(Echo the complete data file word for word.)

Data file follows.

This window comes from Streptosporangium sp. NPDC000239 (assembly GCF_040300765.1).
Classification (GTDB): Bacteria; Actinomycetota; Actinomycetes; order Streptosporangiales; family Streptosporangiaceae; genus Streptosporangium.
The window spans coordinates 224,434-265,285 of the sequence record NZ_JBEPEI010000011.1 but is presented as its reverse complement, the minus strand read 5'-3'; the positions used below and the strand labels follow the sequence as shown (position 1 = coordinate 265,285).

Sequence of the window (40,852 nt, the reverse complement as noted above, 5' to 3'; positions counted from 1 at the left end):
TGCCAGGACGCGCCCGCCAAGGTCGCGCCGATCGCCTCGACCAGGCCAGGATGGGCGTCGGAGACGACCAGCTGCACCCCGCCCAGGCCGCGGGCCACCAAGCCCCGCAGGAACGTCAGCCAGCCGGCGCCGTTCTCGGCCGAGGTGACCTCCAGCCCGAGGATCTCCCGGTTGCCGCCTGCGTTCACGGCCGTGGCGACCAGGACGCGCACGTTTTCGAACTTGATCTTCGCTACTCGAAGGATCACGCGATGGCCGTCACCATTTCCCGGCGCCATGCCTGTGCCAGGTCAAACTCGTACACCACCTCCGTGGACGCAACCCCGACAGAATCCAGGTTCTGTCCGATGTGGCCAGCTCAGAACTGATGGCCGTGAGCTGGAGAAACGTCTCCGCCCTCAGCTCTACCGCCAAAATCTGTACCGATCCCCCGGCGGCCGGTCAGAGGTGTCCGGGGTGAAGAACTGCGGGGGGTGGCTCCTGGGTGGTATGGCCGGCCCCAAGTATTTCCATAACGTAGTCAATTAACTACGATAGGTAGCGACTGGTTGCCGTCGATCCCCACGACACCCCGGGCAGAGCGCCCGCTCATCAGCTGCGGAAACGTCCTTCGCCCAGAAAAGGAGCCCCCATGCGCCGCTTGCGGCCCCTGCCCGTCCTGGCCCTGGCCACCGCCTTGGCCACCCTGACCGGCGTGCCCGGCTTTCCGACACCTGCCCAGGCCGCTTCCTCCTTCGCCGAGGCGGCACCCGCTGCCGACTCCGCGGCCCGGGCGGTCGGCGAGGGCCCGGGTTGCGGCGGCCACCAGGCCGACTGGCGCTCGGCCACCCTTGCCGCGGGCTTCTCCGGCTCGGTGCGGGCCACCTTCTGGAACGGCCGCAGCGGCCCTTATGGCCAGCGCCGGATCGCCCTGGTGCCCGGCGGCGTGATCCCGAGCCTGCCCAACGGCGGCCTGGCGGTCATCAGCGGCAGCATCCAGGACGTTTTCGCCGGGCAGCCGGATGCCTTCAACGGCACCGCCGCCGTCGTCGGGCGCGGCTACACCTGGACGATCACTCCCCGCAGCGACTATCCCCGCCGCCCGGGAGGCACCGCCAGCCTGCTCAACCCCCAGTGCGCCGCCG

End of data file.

This window comes from Streptosporangium sp. NPDC000239 (assembly GCF_040300765.1).
Classification (GTDB): Bacteria; Actinomycetota; Actinomycetes; order Streptosporangiales; family Streptosporangiaceae; genus Streptosporangium.
The window spans coordinates 224,434-265,285 of the sequence record NZ_JBEPEI010000011.1 but is presented as its reverse complement, the minus strand read 5'-3'; the positions used below and the strand labels follow the sequence as shown (position 1 = coordinate 265,285).

Sequence of the window (40,852 nt, the reverse complement as noted above, 5' to 3'; positions counted from 1 at the left end):
TGCCAGGACGCGCCCGCCAAGGTCGCGCCGATCGCCTCGACCAGGCCAGGATGGGCGTCGGAGACGACCAGCTGCACCCCGCCCAGGCCGCGGGCCACCAAGCCCCGCAGGAACGTCAGCCAGCCGGCGCCGTTCTCGGCCGAGGTGACCTCCAGCCCGAGGATCTCCCGGTTGCCGCCTGCGTTCACGGCCGTGGCGACCAGGACGCGCACGTTTTCGAACTTGATCTTCGCTACTCGAAGGATCACGCGATGGCCGTCACCATTTCCCGGCGCCATGCCTGTGCCAGGTCAAACTCGTACACCACCTCCGTGGACGCAACCCCGACAGAATCCAGGTTCTGTCCGATGTGGCCAGCTCAGAACTGATGGCCGTGAGCTGGAGAAACGTCTCCGCCCTCAGCTCTACCGCCAAAATCTGTACCGATCCCCCGGCGGCCGGTCAGAGGTGTCCGGGGTGAAGAACTGCGGGGGGTGGCTCCTGGGTGGTATGGCCGGCCCCAAGTATTTCCATAACGTAGTCAATTAACTACGATAGGTAGCGACTGGTTGCCGTCGATCCCCACGACACCCCGGGCAGAGCGCCCGCTCATCAGCTGCGGAAACGTCCTTCGCCCAGAAAAGGAGCCCCCATGCGCCGCTTGCGGCCCCTGCCCGTCCTGGCCCTGGCCACCGCCTTGGCCACCCTGACCGGCGTGCCCGGCTTTCCGACACCTGCCCAGGCCGCTTCCTCCTTCGCCGAGGCGGCACCCGCTGCCGACTCCGCGGCCCGGGCGGTCGGCGAGGGCCCGGGTTGCGGCGGCCACCAGGCCGACTGGCGCTCGGCCACCCTTGCCGCGGGCTTCTCCGGCTCGGTGCGGGCCACCTTCTGGAACGGCCGCAGCGGCCCTTATGGCCAGCGCCGGATCGCCCTGGTGCCCGGCGGCGTGATCCCGAGCCTGCCCAACGGCGGCCTGGCGGTCATCAGCGGCAGCATCCAGGACGTTTTCGCCGGGCAGCCGGATGCCTTCAACGGCACCGCCGCCGTCGTCGGGCGCGGCTACACCTGGACGATCACTCCCCGCAGCGACTATCCCCGCCGCCCGGGAGGCACCGCCAGCCTGCTCAACCCCCAGTGCGCCGCCG